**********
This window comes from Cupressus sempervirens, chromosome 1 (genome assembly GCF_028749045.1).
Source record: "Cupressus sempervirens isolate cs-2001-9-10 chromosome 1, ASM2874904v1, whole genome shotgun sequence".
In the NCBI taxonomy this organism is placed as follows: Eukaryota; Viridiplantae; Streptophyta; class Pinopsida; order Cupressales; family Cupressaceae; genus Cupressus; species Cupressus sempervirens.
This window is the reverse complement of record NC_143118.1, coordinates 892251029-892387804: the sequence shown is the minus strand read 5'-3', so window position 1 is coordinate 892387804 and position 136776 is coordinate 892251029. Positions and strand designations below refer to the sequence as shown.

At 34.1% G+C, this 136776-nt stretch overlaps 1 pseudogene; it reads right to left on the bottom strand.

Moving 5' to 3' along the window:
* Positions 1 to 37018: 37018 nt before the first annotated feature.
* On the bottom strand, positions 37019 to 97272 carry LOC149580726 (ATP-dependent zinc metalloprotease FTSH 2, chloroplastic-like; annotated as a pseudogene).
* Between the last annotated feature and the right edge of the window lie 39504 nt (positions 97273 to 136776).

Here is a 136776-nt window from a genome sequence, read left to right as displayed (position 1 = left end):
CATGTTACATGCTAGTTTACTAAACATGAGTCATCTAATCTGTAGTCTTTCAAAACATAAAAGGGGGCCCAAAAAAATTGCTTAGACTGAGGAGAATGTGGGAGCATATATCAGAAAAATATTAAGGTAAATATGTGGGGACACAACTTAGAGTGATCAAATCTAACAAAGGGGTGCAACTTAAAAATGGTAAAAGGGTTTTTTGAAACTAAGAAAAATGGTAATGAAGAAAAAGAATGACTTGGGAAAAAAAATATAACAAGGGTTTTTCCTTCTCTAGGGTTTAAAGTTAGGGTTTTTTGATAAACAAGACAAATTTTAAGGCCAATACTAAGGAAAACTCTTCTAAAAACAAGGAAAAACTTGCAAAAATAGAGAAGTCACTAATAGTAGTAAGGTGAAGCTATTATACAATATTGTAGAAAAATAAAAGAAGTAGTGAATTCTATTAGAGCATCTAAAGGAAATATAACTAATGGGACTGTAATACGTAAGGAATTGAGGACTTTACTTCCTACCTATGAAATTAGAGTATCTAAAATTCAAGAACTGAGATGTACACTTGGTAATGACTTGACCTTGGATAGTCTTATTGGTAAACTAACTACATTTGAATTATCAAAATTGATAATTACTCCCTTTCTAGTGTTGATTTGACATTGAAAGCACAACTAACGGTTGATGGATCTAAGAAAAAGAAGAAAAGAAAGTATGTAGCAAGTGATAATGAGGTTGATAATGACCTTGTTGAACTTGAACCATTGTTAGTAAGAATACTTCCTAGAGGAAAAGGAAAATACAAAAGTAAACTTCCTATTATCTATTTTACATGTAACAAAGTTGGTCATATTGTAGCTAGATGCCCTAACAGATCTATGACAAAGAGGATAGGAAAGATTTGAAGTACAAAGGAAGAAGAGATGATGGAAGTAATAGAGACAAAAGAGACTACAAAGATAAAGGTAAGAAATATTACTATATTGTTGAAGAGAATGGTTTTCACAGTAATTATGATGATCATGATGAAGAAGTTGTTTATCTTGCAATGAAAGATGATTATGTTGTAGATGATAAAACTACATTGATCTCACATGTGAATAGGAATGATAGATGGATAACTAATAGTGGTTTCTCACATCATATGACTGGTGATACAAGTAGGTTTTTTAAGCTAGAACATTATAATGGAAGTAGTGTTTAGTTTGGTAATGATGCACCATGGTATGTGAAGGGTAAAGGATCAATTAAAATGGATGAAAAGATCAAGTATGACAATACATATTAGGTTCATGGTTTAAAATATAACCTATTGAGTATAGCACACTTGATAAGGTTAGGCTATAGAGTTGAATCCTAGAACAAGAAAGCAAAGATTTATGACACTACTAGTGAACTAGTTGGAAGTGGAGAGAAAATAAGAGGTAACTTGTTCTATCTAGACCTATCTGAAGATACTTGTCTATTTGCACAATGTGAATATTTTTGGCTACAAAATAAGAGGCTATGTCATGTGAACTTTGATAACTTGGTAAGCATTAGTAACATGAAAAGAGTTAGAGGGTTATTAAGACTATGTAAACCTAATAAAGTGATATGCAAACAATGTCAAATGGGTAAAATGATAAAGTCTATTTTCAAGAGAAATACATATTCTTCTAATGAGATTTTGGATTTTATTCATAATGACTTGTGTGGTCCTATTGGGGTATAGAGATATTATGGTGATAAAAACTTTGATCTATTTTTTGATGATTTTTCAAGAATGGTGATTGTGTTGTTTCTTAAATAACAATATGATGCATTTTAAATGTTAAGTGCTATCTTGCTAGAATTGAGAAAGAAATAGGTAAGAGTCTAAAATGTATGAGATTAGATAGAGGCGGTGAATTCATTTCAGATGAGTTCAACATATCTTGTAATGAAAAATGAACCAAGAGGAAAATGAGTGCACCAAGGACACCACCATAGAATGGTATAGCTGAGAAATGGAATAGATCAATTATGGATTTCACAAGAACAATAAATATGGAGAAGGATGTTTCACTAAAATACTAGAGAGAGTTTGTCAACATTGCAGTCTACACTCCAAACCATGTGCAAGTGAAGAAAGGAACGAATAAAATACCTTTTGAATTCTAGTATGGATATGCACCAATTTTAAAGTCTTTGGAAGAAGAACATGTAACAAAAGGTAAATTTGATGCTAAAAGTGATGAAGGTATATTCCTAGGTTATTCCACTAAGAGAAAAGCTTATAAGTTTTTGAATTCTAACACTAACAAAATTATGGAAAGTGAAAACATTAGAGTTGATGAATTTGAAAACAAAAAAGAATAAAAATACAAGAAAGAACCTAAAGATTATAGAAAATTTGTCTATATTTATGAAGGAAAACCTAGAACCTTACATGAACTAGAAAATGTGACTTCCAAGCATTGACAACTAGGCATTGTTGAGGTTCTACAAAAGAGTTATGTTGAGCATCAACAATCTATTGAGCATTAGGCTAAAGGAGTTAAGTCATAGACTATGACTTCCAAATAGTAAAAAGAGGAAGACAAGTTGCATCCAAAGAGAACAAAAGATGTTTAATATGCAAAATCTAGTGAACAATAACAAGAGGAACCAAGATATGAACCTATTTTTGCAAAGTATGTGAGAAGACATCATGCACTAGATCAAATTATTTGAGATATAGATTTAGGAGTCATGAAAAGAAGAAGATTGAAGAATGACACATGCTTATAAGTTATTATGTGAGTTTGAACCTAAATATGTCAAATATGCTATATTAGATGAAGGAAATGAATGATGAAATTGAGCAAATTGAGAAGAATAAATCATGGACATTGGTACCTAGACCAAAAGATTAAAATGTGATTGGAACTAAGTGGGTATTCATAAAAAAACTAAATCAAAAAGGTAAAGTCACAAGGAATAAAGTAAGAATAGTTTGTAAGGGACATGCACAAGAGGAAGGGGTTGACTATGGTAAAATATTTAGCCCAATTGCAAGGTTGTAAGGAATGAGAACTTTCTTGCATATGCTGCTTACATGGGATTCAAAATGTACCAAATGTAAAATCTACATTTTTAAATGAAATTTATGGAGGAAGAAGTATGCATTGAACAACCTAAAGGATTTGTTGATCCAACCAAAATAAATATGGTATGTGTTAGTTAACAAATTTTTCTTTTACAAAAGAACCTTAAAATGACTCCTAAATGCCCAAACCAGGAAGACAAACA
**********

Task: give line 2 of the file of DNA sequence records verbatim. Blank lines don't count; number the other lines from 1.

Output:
Source record: "Cupressus sempervirens isolate cs-2001-9-10 chromosome 1, ASM2874904v1, whole genome shotgun sequence".